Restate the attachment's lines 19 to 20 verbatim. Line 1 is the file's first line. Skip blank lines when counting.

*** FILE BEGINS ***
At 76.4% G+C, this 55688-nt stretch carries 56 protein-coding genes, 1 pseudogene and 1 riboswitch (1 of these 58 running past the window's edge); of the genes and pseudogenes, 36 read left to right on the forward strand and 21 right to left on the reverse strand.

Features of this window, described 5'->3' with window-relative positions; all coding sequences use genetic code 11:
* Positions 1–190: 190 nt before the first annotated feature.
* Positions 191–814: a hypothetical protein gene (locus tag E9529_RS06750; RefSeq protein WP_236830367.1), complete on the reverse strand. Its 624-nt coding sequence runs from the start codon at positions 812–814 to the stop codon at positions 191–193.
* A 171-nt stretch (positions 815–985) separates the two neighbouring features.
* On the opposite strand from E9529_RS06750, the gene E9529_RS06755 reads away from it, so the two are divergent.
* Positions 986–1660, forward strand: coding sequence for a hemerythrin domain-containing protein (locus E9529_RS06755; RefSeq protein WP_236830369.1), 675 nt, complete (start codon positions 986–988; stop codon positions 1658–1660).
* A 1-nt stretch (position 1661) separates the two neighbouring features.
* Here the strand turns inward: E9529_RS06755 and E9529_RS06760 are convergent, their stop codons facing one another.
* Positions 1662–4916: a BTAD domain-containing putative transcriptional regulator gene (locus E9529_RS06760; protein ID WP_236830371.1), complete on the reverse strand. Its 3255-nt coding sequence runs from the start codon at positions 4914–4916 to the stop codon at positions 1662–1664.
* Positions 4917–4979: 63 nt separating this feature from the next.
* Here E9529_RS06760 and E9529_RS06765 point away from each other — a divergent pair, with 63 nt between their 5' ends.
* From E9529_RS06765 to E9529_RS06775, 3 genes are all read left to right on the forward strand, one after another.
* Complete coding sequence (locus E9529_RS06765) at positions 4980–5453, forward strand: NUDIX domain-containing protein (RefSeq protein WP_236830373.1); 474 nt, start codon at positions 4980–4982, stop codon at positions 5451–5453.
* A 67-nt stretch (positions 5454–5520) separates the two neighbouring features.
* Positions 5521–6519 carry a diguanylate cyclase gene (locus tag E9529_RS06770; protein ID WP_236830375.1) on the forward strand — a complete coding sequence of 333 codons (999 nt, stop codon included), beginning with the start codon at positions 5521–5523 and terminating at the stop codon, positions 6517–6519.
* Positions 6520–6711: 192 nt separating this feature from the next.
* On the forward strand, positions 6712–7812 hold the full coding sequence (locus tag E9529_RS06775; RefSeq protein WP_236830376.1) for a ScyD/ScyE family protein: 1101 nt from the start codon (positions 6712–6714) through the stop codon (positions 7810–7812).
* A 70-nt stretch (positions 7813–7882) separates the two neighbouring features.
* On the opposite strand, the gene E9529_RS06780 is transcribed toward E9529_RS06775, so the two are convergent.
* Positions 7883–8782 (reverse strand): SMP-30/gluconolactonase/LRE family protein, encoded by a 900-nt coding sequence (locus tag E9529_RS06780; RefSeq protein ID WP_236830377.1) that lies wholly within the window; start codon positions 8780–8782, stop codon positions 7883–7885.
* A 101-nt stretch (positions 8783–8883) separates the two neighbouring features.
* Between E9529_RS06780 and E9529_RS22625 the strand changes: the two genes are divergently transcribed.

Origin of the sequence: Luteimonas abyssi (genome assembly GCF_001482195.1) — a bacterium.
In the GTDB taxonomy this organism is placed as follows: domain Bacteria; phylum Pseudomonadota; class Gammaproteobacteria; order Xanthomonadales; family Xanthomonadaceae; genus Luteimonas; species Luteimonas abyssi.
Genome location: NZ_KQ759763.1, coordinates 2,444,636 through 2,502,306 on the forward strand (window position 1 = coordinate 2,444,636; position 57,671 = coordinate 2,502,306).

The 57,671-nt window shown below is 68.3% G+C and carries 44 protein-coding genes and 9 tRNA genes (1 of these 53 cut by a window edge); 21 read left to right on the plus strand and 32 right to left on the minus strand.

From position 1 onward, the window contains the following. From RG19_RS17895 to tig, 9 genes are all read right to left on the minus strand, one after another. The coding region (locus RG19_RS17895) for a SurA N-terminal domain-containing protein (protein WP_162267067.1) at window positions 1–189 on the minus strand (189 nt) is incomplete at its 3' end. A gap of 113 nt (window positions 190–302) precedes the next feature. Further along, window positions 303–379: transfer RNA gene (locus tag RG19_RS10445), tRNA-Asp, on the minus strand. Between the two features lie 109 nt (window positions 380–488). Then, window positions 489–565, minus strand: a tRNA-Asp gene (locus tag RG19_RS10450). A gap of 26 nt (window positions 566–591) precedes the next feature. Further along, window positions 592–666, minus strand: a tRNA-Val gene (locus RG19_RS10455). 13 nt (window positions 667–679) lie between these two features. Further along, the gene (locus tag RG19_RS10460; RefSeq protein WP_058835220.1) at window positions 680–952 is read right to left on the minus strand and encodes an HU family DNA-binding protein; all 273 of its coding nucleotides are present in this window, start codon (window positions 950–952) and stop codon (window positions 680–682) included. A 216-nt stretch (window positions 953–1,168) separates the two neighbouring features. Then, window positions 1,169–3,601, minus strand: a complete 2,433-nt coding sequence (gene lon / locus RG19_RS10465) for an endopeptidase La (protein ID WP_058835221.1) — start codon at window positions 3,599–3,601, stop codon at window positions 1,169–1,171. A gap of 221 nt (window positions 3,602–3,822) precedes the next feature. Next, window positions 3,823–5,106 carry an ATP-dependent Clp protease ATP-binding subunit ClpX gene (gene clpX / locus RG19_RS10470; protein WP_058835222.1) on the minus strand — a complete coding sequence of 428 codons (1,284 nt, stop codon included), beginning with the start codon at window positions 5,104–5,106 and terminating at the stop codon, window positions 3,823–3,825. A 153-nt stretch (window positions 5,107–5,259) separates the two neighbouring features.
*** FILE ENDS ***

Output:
* A 70-nt stretch (positions 7813–7882) separates the two neighbouring features.
* On the opposite strand, the gene E9529_RS06780 is transcribed toward E9529_RS06775, so the two are convergent.